Why Roma, Gypsies and Travellers need to support the Black Lives Matter movement

12 June 2020
Colin and Brigitta
Brigitta Balogh and Prof Colin Clark

The murders of George Floyd and Johnny Delaney would not appear to have anything in common. However, Brigitta Balogh and Colin Clark argue that they do share similarities and these connections demand that displays of public solidarity across the communities towards the Black Lives Matter movement are more important than ever before, especially during Gypsy, Roma and Traveller History Month in June 2020.

Grief and anger, viewed from a distance, can be a very strange thing. Associations or connections are often made that cannot be readily explained or accounted for. They just are and they just appear, almost from nowhere.

Back in late May, when watching and reading the initial reporting of the brutal death of George Floyd, it was Johnny Delaney who kept coming to mind. On one level, this didn’t seem right, deep down, but Johnny was present. He was there. His memory, his murder.

But what could possibly connect a 15-year old white Irish Traveller lad from Liverpool with a 46-year old black man from Minneapolis? Both were killed, yes, but Floyd by a white officer from his local Police Department and Delaney by a group of non-Traveller teenagers. Also, their skin colours were different. Johnny was seen as ‘white’, George as ‘Black’.

Yet specific forms and types of racism, to be sure, was at the heart of both their untimely deaths. Their murders. Further, the denial of racism was also central to the immediate aftermaths. The judge in the Delaney case specifically rejected a racial motivation for the gang attack that led to his death and Floyd’s murder was framed as being connected to an alleged criminal act (attempting to pay for goods in a local market with a counterfeit $20 note).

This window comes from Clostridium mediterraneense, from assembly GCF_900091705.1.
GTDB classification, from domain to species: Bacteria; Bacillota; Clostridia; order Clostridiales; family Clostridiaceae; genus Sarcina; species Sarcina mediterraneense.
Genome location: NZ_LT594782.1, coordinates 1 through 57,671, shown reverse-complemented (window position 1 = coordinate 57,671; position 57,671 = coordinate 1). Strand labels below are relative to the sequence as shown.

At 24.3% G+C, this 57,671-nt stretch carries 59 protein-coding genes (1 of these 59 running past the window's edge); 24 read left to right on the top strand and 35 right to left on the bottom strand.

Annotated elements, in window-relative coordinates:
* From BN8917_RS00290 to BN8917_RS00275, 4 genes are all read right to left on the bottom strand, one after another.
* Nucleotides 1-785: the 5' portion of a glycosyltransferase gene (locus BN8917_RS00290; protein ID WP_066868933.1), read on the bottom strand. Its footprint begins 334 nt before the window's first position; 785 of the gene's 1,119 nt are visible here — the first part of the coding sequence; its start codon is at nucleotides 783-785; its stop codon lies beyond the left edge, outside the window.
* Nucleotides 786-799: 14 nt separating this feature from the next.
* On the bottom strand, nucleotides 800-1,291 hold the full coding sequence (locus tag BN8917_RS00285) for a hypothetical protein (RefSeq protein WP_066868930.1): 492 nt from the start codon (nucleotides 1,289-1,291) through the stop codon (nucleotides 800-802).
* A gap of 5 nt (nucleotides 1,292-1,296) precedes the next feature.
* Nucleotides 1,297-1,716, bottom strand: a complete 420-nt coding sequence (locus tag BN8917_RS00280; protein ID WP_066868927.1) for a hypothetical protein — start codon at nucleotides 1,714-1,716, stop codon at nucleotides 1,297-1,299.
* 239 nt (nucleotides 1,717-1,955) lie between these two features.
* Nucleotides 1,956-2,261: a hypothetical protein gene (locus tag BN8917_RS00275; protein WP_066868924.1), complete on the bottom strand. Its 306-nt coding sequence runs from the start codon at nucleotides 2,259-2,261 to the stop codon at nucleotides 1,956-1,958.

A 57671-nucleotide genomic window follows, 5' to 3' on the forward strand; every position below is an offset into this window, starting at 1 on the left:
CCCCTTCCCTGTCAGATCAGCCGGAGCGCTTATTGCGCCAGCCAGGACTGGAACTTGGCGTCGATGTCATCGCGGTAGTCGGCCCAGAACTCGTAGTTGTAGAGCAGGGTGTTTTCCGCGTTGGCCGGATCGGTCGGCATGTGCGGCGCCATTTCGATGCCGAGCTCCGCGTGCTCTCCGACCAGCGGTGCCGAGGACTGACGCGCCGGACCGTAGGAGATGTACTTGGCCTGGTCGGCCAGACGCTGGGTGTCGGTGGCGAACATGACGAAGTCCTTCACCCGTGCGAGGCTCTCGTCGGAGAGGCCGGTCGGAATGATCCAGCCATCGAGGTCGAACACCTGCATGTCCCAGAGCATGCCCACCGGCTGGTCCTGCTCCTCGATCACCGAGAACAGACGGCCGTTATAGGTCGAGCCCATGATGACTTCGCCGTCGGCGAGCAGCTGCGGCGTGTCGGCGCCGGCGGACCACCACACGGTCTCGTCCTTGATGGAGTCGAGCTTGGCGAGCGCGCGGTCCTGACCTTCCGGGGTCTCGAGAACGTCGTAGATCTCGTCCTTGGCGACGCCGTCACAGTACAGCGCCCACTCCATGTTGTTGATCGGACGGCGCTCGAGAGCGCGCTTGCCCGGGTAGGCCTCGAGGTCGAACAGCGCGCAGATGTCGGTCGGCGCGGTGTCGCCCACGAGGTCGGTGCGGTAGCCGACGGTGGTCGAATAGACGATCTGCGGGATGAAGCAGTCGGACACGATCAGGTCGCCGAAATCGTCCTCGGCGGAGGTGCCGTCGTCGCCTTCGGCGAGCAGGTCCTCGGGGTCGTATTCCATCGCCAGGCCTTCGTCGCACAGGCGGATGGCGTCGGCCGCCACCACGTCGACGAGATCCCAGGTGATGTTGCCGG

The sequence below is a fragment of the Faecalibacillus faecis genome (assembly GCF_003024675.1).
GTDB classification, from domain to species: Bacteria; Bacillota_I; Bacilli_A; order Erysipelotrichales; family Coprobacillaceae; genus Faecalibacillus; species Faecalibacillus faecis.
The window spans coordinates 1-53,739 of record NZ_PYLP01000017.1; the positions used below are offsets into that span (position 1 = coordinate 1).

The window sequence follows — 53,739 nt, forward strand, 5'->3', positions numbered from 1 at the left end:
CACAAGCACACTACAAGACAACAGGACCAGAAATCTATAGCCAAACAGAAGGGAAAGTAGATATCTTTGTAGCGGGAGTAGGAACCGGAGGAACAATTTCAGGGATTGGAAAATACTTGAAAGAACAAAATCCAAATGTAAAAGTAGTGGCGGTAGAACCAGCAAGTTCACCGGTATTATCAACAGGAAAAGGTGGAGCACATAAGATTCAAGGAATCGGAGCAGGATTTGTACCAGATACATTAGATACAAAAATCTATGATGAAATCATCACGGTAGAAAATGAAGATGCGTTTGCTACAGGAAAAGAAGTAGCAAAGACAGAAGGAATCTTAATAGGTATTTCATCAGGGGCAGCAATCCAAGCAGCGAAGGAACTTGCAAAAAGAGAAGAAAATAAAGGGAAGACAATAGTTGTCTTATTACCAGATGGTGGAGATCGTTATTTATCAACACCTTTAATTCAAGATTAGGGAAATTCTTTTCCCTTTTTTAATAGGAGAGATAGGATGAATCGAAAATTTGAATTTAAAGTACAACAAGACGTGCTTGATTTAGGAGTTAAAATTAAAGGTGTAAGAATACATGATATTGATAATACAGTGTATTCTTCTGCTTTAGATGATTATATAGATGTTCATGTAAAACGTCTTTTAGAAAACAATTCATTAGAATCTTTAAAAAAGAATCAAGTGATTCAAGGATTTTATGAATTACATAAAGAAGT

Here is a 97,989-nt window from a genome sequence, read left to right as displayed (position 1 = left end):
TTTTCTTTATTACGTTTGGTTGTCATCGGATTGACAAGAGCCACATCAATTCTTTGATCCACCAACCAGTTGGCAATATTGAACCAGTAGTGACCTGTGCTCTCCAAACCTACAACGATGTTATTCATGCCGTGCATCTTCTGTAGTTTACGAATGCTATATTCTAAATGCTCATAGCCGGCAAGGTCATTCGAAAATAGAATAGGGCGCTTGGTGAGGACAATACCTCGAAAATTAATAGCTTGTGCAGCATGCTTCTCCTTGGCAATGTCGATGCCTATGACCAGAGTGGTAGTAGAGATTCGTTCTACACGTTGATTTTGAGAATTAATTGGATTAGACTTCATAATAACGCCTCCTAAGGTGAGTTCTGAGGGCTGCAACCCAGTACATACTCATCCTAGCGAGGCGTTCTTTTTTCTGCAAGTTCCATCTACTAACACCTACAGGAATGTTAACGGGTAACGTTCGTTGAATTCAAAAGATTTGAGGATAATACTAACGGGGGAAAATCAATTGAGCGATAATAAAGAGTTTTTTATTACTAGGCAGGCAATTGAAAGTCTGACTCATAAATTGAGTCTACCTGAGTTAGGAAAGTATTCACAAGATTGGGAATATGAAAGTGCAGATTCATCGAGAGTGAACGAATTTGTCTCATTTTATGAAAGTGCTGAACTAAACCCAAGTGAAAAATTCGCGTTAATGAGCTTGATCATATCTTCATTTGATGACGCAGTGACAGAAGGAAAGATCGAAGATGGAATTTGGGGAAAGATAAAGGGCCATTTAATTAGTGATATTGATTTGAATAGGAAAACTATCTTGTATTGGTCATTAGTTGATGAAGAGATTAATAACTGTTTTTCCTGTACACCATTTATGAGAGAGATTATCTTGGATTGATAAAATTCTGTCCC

It was said about Delaney, during the trial of his murderers, that he was in the ‘wrong place at the wrong time’. For Floyd, he picked the wrong moment to try and pass off a fake $20 bill, as Police officers were close by. Ideas of ‘wrongness’; skin colour, race and murder.

From eye-witness accounts and video testimony, it was clear that Floyd was subjected to the methods of Police violence that he so painfully endured - for more than 9 minutes - on account of his ethnicity, his Blackness. With a hard knee to his grounded neck, he was suffocated by someone who was supposed to be upholding the law. All sanctioned by the Police.

Similarly, Delaney was targeted and subjected to brutal gang violence and murdered because he was deemed to be “…only a fucking Gypsy” - the words shouted to a man who passed by and witnessed the assault, asking the group why they had attacked Johnny so viciously.

The deaths of George and Johnny: a reminder that racism can work in complex, painful and brutal ways. Their deaths, not so different after all perhaps. Deemed to be ‘other’, dehumanised, regarded as life that could be discarded. They were seen as disposable.

For these shared and connected reasons, it is important that Gypsy, Roma and Traveller communities across the UK publicly stand behind the ‘Black Lives Matter’ movement. Solidarity is so important at this time, especially during our History Month.